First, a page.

One point of disagreement, as least in terms of semantics is “Israel is supplanted by the church…” He then mentions the new man out of Jew and Gentile. I guess I’d say supplemented by the inclusion of Gentiles in the assembly (ekklesia) accompanied by the exclusion of unbelieving Israel. The key there is “unbelieving”. Believing Jews are united to Christ the true Israel and remain a part of the true assembly. This translation as “supplanted” give fodder for accusations of “replacement theology.”

The Holy Scriptures

Bavinck notes that our knowledge of both general and special revelation depends on the Scriptures. Not all special revelation was recorded and is found in the Bible. He argues this, in part, from the fact that not everything Jesus did and said was recorded in the gospels.

“Scripture is therefore not the revelation itself, but the description, the record, from which the revelation can be known.” Yes, this sounds confusing. It is the recording of some of special revelation. Some separate instead of distinguish between revelation and Scripture. Think of revelation and Scripture as 2 concentric circles with revelation being larger, rather than 2 overlapping circles.

Even in his day people were saying that the Word of God is contained in the Scriptures to communicate that not all of the Scriptures are the Word of God. We must, in their view, distinguish between the two.

He covers inspiration and illumination in this chapter as well. The leading of the Spirit is common for all Christians, but the moving of the Spirit in inspiration is granted to the prophets and apostles. Though they were moved they also spoke. It isn’t just God’s Word but also spoken of as their word. This leads us to dual authorship. He also addresses the reality of progressive revelation here. He also develops the different genres or categories of Scripture (history, prophecy and wisdom).

Scripture and Confession

Without Scripture, particularly the Old Testament, the gospel “hangs suspended in the air.” It has no grounding. The Bible is essential to the existence of the Church. He discusses some issues of canonicity here. One things lacking is that of the Apocrypha, and why the Protestant OT is different than that in the Roman and Eastern churches.

Confessions exist to maintain the Scriptures against individual caprice. They direct our knowledge as summaries of Scripture. They can be revised as we grow in our understanding of the Scriptures. He explains briefly the difference between the Lutheran Reformation (limited to the restoration of the preaching office), and the Reformation in Switzerland that looked at all of church life. It was also more extensive concerning it’s spread throughout Europe and beyond.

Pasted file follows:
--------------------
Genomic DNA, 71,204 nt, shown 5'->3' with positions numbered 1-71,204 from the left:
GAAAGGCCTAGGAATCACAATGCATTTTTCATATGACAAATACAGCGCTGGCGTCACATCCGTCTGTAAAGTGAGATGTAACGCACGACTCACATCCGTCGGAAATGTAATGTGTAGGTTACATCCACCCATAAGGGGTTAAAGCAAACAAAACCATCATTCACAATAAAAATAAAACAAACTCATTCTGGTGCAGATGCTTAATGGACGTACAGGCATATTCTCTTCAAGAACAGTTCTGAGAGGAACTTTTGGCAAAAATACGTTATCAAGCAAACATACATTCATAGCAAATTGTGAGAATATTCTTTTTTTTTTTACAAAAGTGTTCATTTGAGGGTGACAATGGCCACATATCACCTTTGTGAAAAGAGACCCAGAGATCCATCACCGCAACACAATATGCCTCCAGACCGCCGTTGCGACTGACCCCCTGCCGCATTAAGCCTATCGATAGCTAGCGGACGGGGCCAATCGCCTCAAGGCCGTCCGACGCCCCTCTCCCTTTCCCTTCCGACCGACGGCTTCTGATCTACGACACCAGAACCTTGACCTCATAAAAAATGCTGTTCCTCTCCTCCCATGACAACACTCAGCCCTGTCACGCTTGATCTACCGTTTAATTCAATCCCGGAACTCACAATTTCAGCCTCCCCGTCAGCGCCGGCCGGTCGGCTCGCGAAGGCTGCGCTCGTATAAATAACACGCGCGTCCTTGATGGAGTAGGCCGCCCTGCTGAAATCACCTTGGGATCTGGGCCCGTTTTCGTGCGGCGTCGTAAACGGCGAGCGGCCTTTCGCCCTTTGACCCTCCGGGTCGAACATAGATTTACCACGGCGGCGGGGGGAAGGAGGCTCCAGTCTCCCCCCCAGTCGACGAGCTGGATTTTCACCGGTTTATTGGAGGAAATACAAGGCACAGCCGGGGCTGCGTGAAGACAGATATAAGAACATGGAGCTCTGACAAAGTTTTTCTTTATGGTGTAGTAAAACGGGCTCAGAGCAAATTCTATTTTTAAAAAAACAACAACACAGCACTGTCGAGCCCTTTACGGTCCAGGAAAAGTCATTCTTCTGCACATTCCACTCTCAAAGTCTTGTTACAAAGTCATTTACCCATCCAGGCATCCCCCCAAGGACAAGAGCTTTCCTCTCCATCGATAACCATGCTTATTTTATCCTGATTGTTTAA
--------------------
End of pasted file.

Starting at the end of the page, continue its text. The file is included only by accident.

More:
This is not an exhaustive systematic theology. He doesn’t cover everything you might want him to cover. There is plenty here to chew on though. It is generally in a warm, pastoral fashion, not in a dry, academic tone.

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I picked a good time to read A Small Book About a Big Problem: Meditations on Anger, Patience, and Peace by Edward Welch.

First, it is 2020. The pandemic has brought out the worst in many. Idols have been threatened and risen to the occasion. Government edicts have been inconsistent, blind to the collateral damage they cause and often exercises in ego rather than genuine concern for the people. This is shown in the utter hypocrisy of many of those in power who disregard their edicts as for the hoi polloi, the masses, and not the political class.

Toss in the personal side of all this with loss and change as a son, father, husband and pastor. Throw in a hotly contested election cycle and an election process tossed in the air by the fears raised by the pandemic. There has been plenty of anger and impatience to go around and so very little peace.

A Small Book about a Big Problem: Meditations on Anger, Patience, and Peace

This book by Welch is part of a series with other volumes on grief and anxiety. This volume contains 50 meditations, generally 3-4 pages (it is a physically small book with small pages). These are bite-sized meditations to prompt you to meditate. They generally end with questions to direct your thoughts.